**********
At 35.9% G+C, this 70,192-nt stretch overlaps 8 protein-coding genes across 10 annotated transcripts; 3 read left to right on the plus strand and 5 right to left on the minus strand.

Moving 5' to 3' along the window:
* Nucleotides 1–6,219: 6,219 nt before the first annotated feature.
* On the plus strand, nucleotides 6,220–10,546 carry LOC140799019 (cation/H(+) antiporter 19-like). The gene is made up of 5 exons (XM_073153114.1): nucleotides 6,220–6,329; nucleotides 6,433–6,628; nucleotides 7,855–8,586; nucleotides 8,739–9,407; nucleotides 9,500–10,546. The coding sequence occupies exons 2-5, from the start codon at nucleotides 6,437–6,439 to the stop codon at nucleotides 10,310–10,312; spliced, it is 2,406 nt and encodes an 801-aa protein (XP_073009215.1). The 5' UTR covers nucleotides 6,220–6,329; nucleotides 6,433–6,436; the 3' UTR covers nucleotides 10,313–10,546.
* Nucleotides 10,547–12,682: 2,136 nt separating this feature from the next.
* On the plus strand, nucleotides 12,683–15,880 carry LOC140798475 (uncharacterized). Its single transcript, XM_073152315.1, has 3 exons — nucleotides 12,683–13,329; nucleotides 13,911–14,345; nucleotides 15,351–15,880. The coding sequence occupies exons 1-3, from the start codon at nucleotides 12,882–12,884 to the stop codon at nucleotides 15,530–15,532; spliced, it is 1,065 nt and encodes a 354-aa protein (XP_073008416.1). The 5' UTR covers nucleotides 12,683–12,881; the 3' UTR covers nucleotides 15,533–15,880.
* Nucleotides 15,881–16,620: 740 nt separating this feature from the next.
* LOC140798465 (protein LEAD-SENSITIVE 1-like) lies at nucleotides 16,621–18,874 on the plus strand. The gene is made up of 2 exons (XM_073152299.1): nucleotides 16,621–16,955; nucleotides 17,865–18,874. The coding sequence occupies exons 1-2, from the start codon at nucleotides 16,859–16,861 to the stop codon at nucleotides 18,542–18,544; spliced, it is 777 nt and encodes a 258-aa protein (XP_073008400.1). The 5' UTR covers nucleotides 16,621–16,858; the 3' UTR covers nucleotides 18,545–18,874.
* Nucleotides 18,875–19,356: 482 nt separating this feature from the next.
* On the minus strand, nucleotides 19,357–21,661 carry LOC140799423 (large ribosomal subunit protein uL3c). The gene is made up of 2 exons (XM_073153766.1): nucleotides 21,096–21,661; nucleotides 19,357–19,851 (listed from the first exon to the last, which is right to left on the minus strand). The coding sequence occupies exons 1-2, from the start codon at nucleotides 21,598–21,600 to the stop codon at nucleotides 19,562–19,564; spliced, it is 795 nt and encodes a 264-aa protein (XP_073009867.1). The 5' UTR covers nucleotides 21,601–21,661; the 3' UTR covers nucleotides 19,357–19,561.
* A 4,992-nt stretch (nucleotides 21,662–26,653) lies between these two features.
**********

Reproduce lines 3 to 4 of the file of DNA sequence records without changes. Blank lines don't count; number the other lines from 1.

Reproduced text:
* Nucleotides 1–6,219: 6,219 nt before the first annotated feature.
* On the plus strand, nucleotides 6,220–10,546 carry LOC140799019 (cation/H(+) antiporter 19-like). The gene is made up of 5 exons (XM_073153114.1): nucleotides 6,220–6,329; nucleotides 6,433–6,628; nucleotides 7,855–8,586; nucleotides 8,739–9,407; nucleotides 9,500–10,546. The coding sequence occupies exons 2-5, from the start codon at nucleotides 6,437–6,439 to the stop codon at nucleotides 10,310–10,312; spliced, it is 2,406 nt and encodes an 801-aa protein (XP_073009215.1). The 5' UTR covers nucleotides 6,220–6,329; nucleotides 6,433–6,436; the 3' UTR covers nucleotides 10,313–10,546.